11 Facts About Bengali: Bangladeshi Independence and Loan Words

Bengali is an official language of Bangladesh and parts of India, as well as the lingua franca of the entire Bengal region of the Indian subcontinent. As well, it’s a language (and culture!) with a huge diaspora worldwide! It’s a language with a rich literary history that has existed for over 1,300 years, with several intact texts from one of the most diverse ancient Asian literary cultures still around today.

The following interesting language facts are an introduction to the fascinating Bengali language. They cover distribution, structure, and other interesting notes to whet your linguistic appetite!

A Few Interesting Facts about Bengali

1. Passion for Bengali as a language was a major factor in Bangladesh’s independence from Pakistan

A movement in the 1960s to establish Bengali as the official language of Pakistan revolutionized the Bengali population of East Pakistan and it snowballed into nationalistic pride and pro-democratic aims, eventually resulting in Bangladesh’s official establishment in 1971.

2. Bengali is the official language of several Indian states, as well as the most widely spoken in several more and highly spoken in others

Official LanguageMost widely-spokenSignificant
West Bengal
The Barak Valley
The Andaman and Nicobar Islands
The Bay of Bengal
Arunachal Pradesh

3. There are huge diaspora communities of Bengali speakers in the United Kingdom, the United States, the Middle East, and more

These people are made up of both Indian Bengali and Bangladeshi diasporic groups.

4. It’s the first language of around 230 million people

As well, there are around 40 million second-language Bengali speakers.

5. Bengali is an Indo-Iranian language

Its family tree is below, following only the Bengali branch. Struck-through languages are now extinct.

6. The Bengali alphabet is written in the Bengali-Assamese abugida script

It had several other historical scripts, including various Perso-Arabic scripts, Sylhet Nagri, Odia, Tirhuta, and Brahmi.

In the 16th century during exploration and colonization, and again in the 21st century during the digital revolution, there have also been waves of using the English alphabet and Latin script to write Bengali.

7. Bengali is a head-final language and follows a subject-object-verb (SOV) word order, and postpositions instead of prepositions

This is flexible, though. In English, we use subject-verb-object (SVO), which is also flexible. In general, though, a sentence in English like “[I] [read] [the article]” would generally be “[I] [the article] [read] in Bengali.

8. There are between 75,000 and >10,000 words in Bengali, though several are archaic and no longer often used. Bengali also has extensively borrowed from other languages. Some examples include:

LanguageLanguage (Bengali)Original WordMeaningBengali Word
Austro-Asiatic / MundaDeśi (Native)KhukiGirlKhuki
Greek (via Urdu)GrīkDrachmaPriceDam
JapaneseJapani / NihoṅgoBakaFoolBoka
SpanishSpenīẏôDengueDengue feverDenggu
Australian languagesÔsṭrelīẏôKangarookængaru

9. Bengali pronouns don’t differentiate by gender but do differentiate by distance to the speaker and formality

First (I, we)HereNot applicableAmiAmra
Second (you, you all)HereVery formalTuiTora
Third (he/she/it/they)HereFormalEEra
Inanimate objectEţi/EţaEgulo
There (specified)FormalOOra
Inanimate objectOţi/OţaOgulo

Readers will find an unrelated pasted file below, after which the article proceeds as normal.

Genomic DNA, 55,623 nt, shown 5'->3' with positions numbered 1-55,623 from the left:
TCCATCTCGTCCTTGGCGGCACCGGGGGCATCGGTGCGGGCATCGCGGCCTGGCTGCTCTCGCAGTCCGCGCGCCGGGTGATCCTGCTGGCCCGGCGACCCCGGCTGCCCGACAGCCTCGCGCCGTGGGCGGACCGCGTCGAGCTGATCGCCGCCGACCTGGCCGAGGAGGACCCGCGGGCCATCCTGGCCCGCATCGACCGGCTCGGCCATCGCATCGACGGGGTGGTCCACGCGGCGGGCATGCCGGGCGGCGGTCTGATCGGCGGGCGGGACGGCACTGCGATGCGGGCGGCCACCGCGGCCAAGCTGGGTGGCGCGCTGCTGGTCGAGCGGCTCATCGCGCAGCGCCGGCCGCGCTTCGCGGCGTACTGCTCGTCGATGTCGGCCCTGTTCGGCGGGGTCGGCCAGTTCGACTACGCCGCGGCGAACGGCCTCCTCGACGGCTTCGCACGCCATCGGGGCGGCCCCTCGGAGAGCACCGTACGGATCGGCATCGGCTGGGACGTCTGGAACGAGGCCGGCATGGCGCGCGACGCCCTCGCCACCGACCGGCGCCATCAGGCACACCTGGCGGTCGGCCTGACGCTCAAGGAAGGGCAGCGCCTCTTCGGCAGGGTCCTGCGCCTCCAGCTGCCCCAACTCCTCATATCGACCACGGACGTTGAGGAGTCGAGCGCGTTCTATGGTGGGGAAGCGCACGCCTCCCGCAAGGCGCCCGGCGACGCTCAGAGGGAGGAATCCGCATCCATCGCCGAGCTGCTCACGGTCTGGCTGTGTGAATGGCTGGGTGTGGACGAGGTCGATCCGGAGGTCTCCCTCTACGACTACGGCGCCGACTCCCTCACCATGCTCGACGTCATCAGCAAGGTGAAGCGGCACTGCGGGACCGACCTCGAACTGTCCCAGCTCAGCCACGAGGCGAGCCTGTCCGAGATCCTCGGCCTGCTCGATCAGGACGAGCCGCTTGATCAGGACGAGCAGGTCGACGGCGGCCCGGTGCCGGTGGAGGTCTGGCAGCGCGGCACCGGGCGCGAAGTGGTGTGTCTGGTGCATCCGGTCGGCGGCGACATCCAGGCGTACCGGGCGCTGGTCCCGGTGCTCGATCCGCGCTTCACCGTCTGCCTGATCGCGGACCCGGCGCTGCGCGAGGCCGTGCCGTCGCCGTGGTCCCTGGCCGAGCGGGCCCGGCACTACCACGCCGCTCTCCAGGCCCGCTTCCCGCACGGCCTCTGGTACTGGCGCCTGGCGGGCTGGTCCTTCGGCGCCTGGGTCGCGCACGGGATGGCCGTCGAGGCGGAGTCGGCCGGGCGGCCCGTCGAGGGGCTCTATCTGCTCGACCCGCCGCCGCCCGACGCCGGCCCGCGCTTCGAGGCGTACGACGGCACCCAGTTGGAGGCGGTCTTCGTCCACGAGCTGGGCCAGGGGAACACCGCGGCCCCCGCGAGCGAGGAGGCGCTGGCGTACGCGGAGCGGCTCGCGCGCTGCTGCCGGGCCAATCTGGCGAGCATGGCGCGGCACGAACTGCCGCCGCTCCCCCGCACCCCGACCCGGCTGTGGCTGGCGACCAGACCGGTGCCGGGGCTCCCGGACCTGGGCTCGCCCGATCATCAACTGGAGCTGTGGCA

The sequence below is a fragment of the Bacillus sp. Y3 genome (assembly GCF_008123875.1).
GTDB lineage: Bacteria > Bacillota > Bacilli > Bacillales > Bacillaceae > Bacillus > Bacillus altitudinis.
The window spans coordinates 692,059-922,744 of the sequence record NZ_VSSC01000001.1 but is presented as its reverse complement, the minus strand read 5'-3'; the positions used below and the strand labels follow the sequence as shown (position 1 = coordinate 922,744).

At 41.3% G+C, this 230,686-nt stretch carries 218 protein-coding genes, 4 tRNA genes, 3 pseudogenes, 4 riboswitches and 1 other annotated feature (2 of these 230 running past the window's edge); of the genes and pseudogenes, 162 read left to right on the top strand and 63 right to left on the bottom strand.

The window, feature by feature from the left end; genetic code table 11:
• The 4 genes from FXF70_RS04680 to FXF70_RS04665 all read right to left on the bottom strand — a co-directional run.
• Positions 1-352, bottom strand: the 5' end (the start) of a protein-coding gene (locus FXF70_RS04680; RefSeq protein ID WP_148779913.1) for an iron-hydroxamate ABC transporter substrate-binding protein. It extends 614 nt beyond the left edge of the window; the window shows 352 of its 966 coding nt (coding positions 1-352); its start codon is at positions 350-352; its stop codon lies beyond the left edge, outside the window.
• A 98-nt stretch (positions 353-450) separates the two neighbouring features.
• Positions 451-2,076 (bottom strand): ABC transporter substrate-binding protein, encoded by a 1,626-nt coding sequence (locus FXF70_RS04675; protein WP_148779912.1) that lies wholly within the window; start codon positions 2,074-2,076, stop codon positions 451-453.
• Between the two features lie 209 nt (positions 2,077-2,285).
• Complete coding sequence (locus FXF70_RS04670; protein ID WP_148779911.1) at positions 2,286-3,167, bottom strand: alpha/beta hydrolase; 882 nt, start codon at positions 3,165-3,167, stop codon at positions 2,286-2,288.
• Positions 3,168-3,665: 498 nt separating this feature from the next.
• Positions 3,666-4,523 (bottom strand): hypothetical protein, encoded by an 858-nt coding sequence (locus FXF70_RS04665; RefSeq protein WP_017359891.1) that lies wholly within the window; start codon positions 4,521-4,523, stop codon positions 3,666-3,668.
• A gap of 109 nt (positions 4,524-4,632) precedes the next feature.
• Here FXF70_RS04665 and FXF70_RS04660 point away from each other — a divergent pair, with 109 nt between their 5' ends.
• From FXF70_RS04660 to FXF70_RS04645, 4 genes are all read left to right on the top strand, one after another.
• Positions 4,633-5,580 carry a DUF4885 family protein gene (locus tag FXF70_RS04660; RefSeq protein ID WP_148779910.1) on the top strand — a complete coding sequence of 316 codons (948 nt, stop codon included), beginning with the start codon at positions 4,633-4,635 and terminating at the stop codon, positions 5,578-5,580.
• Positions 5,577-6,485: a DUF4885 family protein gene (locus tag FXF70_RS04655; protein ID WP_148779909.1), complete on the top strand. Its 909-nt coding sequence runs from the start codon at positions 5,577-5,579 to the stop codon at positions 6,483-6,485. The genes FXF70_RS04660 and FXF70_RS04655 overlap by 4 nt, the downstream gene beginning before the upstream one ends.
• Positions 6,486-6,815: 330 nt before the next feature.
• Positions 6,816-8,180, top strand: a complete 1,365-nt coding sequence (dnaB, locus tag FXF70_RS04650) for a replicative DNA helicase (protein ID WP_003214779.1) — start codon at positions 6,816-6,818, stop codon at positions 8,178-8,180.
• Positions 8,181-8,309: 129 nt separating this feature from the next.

Elsewhere (unspecified)FormalSheTara
Inanimate objectSheţi/SheţaShegulo

10. Nouns are not inflected by gender, but they decline for cases and animation (living or non-living)

The four cases are:

  • Nominative (the subject of a verb, “the reader is learning”). The definite article is the suffix –ţi or –ţa for both animate and inanimate singular objects, while it is –ra for plural animate and –gulo for plural inanimate.
  • Accusative (the object of a verb, “I teach something to the reader”). There is no declension of this case in English. The accusative case adds –ke as a suffix to animate singular objects and –der-ke for plural animate objects. This case is not used for inanimate objects.
  • Genitive (of something, “the facts of the language or the language’s facts). The suffix for singular animate objects and both singular and plural inanimate objects is –r, while plural animate objects take -der.
  • Locative (location of the verb, “in the article”). Inanimate single nouns take both the nominative suffix and –te or e depending on their nominative ending (-te for –ţi, y for –ţa). The locative case is not used for animate objects.

11. There is a dialect continuum amongst Bengali speakers, and each dialect is generally mutually intelligible with its neighbors.

The main Bengali dialects are:

  • West Central
    • Nadia/Standard Bengali language
    • Kolkata & Kolkata women’s dialect
    • Howrah & Howrah women’s dialect
    • Ghatal
    • Tamluk
    • Katwa
  • Eastern (Bangali)
    • Manikganj
    • Mymensingh
    • Dhaka/Bikrampuri
    • Comilla
    • Noakhailla (Sandwip, Feni, Hatia, and Lakshmipur)
    • Chittagong
    • Sylhet
    • Cachar
  • South Bengal
    • Chuadanga
    • Khulna
    • Bagerhat
    • Jessore
    • Barisal
    • Faridpur
    • Satkhira
    • Kushtia
  • North Bengal (Varendri)
    • Dinajpur
    • Pabna
    • Bogra
    • Malda
    • Rangpur
    • Rajshahi
    • Joypurhat
    • East Purnia (Siripuria)
  • Rajbanshi
    • Goalpara
    • Rangpur
    • Jalpaiguri
    • Cooch Behar
    • Darjeeling (Terai)
  • Western Border (Manbhumi)
    • Manbhumi
    • East Medinipur
    • Dhalbhum/East Singhbhum
    • Pashchim Bardhaman
    • Ranchi
    • Midnapore:

Final Thoughts

Bengali is a very old language with an incredibly storied history, and it’s inherently tied to the culture of the Bengal people, especially those in Bangladesh. Linguistics and culture are one and the same, and every time you learn more about a language, you learn about the world.

Leave a Comment